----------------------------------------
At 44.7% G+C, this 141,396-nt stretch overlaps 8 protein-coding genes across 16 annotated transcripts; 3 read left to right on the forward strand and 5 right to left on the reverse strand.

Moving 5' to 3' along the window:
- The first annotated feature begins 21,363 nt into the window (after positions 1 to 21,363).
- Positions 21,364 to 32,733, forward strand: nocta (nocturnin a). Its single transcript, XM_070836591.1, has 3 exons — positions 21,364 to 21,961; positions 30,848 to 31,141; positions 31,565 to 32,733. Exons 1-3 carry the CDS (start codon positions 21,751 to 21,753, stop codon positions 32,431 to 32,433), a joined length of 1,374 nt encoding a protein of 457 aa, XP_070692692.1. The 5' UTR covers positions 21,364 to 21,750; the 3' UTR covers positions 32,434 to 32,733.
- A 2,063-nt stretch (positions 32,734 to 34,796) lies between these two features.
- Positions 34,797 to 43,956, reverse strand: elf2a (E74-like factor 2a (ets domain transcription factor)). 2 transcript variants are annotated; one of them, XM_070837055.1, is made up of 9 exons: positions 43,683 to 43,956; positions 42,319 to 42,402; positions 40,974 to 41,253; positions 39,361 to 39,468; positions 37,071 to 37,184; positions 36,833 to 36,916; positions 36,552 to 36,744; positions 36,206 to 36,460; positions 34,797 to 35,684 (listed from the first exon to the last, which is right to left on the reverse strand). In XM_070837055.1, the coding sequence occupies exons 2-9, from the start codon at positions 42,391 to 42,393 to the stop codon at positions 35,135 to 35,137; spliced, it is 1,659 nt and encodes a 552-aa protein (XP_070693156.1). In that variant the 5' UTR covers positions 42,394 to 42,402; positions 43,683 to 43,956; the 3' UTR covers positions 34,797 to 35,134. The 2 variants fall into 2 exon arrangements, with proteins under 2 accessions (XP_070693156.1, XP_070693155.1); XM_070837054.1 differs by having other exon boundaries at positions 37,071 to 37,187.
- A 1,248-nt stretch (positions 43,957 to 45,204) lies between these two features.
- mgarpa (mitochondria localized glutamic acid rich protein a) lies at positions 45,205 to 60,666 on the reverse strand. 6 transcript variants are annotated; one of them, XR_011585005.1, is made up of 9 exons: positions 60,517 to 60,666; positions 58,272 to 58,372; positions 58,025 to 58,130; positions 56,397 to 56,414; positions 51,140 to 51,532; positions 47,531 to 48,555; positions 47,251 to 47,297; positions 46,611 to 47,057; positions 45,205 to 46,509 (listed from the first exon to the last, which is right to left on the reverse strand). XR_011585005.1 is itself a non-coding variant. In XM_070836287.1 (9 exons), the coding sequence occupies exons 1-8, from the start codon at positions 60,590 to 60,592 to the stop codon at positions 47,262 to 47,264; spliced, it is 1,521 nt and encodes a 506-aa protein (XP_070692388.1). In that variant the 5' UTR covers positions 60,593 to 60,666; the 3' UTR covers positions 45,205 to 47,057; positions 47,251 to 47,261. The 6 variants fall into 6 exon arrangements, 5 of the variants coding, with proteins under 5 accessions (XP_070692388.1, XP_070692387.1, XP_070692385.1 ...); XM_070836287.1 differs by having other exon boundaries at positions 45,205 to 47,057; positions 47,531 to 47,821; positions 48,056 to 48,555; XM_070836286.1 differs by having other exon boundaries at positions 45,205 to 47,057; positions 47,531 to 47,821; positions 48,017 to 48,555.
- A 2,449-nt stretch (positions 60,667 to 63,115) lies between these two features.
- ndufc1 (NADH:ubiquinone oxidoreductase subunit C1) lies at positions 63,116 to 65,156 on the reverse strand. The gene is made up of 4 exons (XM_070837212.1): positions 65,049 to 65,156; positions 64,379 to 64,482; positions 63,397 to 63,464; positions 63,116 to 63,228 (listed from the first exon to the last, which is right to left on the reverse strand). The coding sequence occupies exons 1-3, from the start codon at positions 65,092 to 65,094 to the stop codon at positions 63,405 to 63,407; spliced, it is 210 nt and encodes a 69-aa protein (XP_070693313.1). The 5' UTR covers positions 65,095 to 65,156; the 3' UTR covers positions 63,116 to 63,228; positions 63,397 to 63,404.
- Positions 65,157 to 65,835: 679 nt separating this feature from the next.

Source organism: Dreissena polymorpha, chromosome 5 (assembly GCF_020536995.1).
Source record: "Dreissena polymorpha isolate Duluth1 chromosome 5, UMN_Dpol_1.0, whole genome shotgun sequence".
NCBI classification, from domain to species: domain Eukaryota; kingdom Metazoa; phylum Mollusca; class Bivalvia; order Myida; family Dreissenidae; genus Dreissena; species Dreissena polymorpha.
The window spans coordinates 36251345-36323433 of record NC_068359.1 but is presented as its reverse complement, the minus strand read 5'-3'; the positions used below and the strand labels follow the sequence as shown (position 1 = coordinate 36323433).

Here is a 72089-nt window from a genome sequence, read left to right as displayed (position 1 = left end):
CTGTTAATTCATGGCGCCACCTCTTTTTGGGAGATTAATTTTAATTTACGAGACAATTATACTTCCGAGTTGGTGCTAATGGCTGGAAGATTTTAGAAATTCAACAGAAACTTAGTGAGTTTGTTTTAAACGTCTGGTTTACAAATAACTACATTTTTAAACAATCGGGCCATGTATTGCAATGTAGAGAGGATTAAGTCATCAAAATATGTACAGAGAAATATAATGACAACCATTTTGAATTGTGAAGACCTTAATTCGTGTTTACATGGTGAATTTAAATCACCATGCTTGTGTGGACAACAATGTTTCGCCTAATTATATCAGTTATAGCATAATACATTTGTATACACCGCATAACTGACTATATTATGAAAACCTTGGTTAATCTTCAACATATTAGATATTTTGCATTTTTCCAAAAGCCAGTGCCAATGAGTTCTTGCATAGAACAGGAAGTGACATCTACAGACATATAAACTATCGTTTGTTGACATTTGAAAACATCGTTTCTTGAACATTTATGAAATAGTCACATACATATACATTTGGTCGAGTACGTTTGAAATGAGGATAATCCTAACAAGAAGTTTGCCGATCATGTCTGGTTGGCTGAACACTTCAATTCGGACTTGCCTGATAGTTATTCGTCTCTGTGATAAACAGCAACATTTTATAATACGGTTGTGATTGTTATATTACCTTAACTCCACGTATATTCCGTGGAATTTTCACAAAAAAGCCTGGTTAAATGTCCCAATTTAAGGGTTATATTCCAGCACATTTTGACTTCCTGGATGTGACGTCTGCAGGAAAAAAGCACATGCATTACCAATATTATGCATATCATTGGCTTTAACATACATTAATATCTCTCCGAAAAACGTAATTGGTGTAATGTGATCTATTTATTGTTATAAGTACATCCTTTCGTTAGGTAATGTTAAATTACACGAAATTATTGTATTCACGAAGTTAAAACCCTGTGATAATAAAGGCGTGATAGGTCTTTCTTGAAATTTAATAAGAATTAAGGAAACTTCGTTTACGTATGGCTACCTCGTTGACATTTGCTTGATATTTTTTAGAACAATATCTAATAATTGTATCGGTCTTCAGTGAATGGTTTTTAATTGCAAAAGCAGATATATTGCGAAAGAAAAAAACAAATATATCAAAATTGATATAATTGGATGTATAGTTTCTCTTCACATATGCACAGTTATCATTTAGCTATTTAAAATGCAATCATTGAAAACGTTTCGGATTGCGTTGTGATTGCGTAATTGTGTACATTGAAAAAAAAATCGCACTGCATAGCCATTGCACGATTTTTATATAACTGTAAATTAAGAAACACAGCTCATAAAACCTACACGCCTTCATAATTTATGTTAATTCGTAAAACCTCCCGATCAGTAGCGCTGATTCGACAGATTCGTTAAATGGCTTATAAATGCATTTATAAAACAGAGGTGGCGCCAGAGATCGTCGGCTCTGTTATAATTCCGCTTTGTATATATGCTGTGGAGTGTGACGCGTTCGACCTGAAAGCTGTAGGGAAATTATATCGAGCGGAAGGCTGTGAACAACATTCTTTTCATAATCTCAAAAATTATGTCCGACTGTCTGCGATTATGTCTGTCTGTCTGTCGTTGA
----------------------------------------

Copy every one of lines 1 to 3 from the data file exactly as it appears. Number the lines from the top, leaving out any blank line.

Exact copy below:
At 44.7% G+C, this 141,396-nt stretch overlaps 8 protein-coding genes across 16 annotated transcripts; 3 read left to right on the forward strand and 5 right to left on the reverse strand.

Moving 5' to 3' along the window:
- The first annotated feature begins 21,363 nt into the window (after positions 1 to 21,363).